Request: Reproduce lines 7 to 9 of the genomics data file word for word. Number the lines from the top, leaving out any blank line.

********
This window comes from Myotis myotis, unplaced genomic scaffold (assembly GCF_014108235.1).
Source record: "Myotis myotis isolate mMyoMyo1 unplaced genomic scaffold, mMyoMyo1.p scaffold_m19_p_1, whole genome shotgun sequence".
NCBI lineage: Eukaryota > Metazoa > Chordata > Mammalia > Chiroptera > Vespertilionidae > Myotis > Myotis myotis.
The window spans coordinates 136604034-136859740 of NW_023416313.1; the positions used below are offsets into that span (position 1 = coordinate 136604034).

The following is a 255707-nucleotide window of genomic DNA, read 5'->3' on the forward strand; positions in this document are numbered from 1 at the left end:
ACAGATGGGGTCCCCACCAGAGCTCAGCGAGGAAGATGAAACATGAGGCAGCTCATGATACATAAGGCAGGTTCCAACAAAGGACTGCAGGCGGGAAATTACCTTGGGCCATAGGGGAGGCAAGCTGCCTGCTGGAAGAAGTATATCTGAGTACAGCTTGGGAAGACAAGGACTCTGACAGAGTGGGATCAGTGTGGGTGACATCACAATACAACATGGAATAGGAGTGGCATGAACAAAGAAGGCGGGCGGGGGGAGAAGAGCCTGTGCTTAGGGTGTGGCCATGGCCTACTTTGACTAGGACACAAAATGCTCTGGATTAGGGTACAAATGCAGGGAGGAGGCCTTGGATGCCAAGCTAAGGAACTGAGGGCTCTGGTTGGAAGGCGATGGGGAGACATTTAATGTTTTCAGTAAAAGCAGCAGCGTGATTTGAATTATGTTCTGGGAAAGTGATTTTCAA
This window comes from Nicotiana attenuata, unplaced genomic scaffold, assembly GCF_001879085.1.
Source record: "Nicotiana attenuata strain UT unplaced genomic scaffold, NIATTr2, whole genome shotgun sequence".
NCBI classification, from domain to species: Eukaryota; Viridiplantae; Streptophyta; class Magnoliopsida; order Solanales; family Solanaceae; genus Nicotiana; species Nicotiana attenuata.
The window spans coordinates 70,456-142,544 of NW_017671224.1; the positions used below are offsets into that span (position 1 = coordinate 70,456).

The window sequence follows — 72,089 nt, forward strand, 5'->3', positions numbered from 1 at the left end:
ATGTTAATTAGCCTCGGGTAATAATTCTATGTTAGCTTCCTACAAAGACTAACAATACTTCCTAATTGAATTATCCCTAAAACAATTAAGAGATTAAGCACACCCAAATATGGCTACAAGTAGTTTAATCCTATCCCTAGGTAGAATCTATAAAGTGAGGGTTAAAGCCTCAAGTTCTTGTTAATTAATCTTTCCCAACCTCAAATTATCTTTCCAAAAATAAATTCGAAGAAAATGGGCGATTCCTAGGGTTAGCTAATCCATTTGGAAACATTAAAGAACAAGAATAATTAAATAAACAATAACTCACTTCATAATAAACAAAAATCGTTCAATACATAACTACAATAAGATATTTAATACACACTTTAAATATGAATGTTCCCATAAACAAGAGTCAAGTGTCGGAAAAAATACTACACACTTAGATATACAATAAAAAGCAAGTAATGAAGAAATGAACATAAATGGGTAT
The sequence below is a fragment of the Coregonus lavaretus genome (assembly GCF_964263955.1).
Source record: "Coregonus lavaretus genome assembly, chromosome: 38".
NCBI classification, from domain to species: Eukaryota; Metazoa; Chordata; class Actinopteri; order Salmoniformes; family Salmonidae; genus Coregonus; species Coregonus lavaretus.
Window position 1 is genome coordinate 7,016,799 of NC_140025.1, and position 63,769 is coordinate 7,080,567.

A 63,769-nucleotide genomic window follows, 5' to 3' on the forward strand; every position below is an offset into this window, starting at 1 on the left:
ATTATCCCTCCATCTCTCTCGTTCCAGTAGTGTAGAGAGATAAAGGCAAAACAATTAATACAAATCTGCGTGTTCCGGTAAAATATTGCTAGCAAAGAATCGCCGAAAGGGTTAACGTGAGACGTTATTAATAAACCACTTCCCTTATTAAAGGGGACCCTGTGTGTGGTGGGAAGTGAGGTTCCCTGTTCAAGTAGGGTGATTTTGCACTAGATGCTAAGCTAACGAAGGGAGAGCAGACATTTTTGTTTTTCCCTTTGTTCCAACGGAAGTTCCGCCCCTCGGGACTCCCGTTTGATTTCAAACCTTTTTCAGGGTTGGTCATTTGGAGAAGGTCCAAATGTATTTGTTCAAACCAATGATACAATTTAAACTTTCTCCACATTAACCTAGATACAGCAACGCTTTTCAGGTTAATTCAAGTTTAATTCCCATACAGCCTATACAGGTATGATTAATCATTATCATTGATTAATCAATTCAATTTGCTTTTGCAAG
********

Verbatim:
This window comes from Nicotiana attenuata, unplaced genomic scaffold, assembly GCF_001879085.1.
Source record: "Nicotiana attenuata strain UT unplaced genomic scaffold, NIATTr2, whole genome shotgun sequence".
NCBI classification, from domain to species: Eukaryota; Viridiplantae; Streptophyta; class Magnoliopsida; order Solanales; family Solanaceae; genus Nicotiana; species Nicotiana attenuata.